Format

Send to

Choose Destination
Dermatol Surg. 2003 Mar;29(3):215-20.

Posttraumatic lipoma: analysis of 10 cases and explanation of possible mechanisms.

Author information

1
Plastic and Reconstructive Surgery Department, Medical Faculty, Adnan Menderes University, Aydin, Turkey. ecopcu@du.edu.tr

Abstract

BACKGROUND:

Trauma and lipoma are the most frequently met occurrences in clinical routine. Although lipomas are well-known fatty tumors both clinically and pathologically, the precise etiology is still unknown. Generally, posttraumatic lipomas are known as "pseudolipoma," which describes herniation of deeper fat through Scarpa's layer secondary to trauma. Here we present 10 patients with lipoma secondary to blunt trauma in different anatomical sites.

OBJECTIVES:

To correlate trauma and lipoma relationships and to discuss the possible pathogenetic mechanism by reviewing literature.

METHODS:

Ten patients (12 lipomas) after blunt trauma were presented, and data of patients were reviewed. Ultrasonography and/or nuclear magnetic resonance were employed for diagnosis in addition to physical examination. All tumors were verified by histopathologic examinations. Patients were followed for a minimum of 6 months.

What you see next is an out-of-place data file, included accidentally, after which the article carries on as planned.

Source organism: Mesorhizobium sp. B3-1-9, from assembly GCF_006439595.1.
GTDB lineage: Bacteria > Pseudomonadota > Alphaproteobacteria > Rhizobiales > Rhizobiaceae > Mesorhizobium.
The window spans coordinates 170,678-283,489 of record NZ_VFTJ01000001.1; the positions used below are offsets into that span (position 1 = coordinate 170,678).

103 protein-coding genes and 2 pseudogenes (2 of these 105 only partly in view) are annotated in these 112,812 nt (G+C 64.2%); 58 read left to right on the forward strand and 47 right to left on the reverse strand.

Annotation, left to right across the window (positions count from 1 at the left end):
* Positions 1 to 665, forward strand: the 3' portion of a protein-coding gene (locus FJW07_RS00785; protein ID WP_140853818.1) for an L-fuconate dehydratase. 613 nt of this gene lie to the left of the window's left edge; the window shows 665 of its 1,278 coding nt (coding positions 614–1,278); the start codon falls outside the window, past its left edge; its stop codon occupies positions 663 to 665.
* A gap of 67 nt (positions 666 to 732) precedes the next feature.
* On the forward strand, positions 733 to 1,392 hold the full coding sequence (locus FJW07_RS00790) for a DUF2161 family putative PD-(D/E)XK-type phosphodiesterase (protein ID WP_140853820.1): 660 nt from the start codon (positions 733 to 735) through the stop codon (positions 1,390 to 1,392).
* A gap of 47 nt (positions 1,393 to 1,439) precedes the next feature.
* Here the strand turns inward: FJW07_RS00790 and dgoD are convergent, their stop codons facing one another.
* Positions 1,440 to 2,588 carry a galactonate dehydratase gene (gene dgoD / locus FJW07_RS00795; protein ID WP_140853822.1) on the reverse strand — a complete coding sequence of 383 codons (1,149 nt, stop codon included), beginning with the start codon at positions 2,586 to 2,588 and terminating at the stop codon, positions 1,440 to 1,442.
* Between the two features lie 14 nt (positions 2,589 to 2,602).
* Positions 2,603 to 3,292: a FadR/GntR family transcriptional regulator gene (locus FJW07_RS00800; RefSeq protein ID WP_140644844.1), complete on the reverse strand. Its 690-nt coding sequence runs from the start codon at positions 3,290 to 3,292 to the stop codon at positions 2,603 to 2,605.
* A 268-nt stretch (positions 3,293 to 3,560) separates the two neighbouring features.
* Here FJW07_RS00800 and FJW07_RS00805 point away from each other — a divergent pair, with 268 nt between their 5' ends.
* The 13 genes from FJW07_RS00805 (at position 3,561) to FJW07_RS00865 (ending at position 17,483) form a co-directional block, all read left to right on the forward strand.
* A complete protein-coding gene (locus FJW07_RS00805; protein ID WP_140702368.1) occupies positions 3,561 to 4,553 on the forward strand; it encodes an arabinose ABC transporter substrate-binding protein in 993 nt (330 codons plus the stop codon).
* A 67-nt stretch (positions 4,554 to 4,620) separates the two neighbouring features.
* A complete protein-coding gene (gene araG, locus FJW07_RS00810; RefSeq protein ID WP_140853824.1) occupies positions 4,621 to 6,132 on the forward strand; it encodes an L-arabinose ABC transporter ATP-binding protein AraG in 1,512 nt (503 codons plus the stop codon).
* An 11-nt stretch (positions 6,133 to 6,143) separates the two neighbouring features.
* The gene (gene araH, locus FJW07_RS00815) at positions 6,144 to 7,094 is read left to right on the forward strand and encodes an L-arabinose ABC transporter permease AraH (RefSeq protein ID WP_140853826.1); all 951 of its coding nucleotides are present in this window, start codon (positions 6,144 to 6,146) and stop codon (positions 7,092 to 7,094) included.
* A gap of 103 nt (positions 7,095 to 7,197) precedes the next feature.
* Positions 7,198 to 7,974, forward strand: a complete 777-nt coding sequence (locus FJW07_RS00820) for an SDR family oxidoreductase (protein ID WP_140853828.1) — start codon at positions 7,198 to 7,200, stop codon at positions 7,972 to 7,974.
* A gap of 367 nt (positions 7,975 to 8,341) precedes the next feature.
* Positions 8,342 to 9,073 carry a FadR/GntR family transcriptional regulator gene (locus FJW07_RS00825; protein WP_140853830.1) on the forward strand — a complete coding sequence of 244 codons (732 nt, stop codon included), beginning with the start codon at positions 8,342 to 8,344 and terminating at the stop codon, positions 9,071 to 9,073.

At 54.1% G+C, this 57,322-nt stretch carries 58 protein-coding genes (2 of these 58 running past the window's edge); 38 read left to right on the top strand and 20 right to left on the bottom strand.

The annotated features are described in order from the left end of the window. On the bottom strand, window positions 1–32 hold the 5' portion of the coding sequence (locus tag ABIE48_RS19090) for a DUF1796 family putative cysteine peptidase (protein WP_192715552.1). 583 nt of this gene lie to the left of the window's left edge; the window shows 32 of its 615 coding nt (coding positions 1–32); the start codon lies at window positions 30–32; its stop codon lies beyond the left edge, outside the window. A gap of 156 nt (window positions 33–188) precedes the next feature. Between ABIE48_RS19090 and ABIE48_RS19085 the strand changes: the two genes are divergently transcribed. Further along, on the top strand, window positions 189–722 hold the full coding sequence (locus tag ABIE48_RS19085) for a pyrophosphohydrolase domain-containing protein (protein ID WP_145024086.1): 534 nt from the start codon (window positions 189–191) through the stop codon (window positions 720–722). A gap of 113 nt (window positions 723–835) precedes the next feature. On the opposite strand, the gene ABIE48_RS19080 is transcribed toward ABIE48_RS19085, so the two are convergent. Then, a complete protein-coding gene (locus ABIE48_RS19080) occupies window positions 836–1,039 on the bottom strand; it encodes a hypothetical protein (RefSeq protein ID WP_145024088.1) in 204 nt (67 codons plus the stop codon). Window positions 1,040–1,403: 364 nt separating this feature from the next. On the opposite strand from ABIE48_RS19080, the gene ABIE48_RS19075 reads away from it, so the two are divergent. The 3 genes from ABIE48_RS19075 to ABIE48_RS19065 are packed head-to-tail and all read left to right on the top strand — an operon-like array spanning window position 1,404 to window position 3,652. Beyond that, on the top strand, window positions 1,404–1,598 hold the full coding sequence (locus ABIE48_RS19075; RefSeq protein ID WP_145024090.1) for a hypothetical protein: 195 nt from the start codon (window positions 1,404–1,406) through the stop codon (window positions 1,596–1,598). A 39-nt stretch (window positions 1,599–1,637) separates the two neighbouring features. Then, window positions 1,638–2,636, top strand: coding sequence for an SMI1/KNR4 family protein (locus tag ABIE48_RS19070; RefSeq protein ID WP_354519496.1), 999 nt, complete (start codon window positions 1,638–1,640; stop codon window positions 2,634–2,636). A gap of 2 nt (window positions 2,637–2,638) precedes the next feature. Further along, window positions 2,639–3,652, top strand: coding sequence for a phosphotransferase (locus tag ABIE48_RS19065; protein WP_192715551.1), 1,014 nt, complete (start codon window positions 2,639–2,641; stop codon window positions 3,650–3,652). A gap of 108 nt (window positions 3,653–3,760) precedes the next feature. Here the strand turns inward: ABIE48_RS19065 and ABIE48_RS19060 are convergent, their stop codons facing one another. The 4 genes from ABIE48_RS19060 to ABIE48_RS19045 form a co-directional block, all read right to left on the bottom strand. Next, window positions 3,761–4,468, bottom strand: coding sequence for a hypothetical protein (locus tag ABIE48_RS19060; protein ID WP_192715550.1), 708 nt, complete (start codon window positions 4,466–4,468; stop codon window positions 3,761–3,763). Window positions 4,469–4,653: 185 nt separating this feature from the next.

RESULTS:

The average age was 34. Four of the lesions (12 altogether) were located on an upper extremity, 5 on a lower extremity, 2 on the trunk, and 1 on the neck. Excision of tumors and primary closure were performed in 92% of the lesions, and only one liposuction was performed. Aesthetic results were achieved in all patients. There were no complications and recurrences.

CONCLUSION:

The effect of blunt trauma on fat tissue may be explained by different theories. We summarized possible mechanisms into two groups according to our observations and review of the literature: The first was related to mature adiposities and mainly a mechanical effect, and the second was differentiations of the preadipocytes to lipoma by the promoting factors. We speculate that only traumas that serve as a cause of fat necrosis may trigger the formation of the lipoma, and local inflammation secondary to fat necrosis may affect adipocytes and promote new formation of lipoma.

[Indexed for MEDLINE]

Supplemental Content

Full text links

Icon for Wolters Kluwer
Loading ...
Support Center